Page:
The Telencephalon (cerebral hemispheres) & the Diencephalon ( thalamus, hypothalamus, ventricles)

The rhombencephalon breaks down into what other 2 "cephalons"?

the Metencephalon ( pons, cerebellum) & Myelencephalon ( medulla oblongata)

Describe the cerebrum?

two hemispheres, divided by the longitudinal fissure connected by the corpus collosum

What function do the Basal ganglia serve?

They are involved in movement initiation and termination

The Diencephalon consists of what 3 parts?

The thalamus, hypothalum & ventricles

What does the thalamus do?

It is responsible for the relay/integration center for sensory information delivered to the hemispheres

What does the hypothalamus do?

It influences/controls ANS reaction, visceral activities (temperature, sleep, hunger, thirst, etc), emotions

What do the ventricles do?

It both creates and circulates the cerebrospinal fluid through the brain & around the skull (Provides the brain with cushion!)

What does the mesencephalon do?

It connects forebrain and hindbrain &has cerebral aqueduct which connects the fourth ventricle to the ventricles in the forebrain

What 2 parts does the Metencephalon consist of?

The cerebellum & pons

What is the cerebellum responsible for?

The coordination of limb movement, balance and posture; contains cortex (gray matter) & interior (white matter and gray nuclei)

What does the pons do?

Joins the two hemispheres of the cerebellum and joins the cerebellum to the cerebrum and the spinal cord

What 2 parts does the Myelencephalon consist of?

The medulla oblongata & the 4th ventricle

Where is the medulla oblongata located?

Where the spinal cord merges into the brain

What percentage of efferent fibers decussates to the other side of the brain?

70 - 95 percent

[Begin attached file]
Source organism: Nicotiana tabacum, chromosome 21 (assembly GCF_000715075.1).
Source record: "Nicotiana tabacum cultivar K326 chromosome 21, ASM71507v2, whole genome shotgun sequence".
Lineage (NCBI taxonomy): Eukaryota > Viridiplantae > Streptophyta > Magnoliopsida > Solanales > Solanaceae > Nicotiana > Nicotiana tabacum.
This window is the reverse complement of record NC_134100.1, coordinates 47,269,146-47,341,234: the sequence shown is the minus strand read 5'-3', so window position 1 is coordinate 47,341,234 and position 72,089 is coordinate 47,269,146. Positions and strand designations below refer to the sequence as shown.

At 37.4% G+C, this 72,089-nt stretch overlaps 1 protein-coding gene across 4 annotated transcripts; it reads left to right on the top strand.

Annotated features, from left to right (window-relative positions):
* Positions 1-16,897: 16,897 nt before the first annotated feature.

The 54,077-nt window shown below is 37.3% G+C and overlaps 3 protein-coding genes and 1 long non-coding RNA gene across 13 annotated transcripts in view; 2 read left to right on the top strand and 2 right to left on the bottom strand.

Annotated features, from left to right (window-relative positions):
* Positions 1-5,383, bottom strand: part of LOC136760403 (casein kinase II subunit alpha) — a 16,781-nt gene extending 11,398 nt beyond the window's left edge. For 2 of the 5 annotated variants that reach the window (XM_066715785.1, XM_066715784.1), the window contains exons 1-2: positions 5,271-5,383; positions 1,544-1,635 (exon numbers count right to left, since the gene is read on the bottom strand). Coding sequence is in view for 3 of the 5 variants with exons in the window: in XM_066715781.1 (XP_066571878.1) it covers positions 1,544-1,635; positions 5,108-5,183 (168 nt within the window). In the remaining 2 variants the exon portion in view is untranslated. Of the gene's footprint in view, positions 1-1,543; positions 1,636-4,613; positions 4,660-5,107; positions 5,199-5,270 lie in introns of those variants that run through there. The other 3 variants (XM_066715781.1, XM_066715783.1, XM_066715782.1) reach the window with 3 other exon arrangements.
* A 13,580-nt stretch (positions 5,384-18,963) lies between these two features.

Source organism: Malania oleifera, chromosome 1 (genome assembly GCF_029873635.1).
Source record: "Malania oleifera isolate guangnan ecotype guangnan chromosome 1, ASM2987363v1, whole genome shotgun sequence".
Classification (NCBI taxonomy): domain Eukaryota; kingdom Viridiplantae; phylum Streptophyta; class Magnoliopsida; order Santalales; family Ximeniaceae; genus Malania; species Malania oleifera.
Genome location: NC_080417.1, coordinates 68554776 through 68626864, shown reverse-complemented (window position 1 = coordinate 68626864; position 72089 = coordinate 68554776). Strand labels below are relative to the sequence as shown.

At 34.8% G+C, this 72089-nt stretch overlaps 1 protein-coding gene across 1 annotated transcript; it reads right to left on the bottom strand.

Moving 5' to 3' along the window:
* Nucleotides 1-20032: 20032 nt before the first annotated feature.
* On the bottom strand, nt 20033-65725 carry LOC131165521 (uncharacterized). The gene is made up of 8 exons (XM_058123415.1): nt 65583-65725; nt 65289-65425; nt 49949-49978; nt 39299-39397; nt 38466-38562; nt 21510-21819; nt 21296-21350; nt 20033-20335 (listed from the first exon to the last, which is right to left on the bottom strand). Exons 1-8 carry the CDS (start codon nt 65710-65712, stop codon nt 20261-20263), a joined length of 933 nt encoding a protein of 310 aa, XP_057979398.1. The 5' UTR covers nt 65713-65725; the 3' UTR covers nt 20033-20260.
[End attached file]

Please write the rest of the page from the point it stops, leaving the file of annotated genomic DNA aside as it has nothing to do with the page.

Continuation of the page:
Describe the fourth ventricle

the CSF-filled central canal of the spinal cord

What do Cerebral spinal fluids do?

The CNS is wrapped in CSF, CNS bathed in and nourished by CSF, & Cushions neural tissues

What are the 4 CSF filled spaces in the brain?

The 2 lateral ventricles, the 3rd ventricle & 4th ventricle

How does circulation of the CSF work?

Circulates from ventricles around brain and spinal columns, Is finally absorbed by venous system, & Replenishes at ventricles every 7 hours

What are the meninges?

The 3 layers of protective connective tissues that surrounds the brain & spinal cord

What are the 3 types of meninges?

Dura mater, Arachnoid mater, & pia mater

What is dura mater?

The outermost layer

What is arachnoid mater?

Beneath the dura mater, its loose & web like with many blood vessels passing through it

What is the pia mater?

Fits into the grooves of the sulci of the brain, covers it in a shrink wrap type way

Why are there a lot of convolutions in the cerebrum?

Allows a greater surface area as brain growth outstrips skull growth

What is the gyrus/gyri?

The "mountains" of the brain

What is sulcus/sulci?

The "valley" of the brain

What is a fissure?

A very deep sulcus

What is the lateral sulcus?

It divides the frontal lobe from the temporal lobe

What is the central sulcus?

It divides the motor & sensory parts of the brain as well as the parietal lobe & the frontal lobe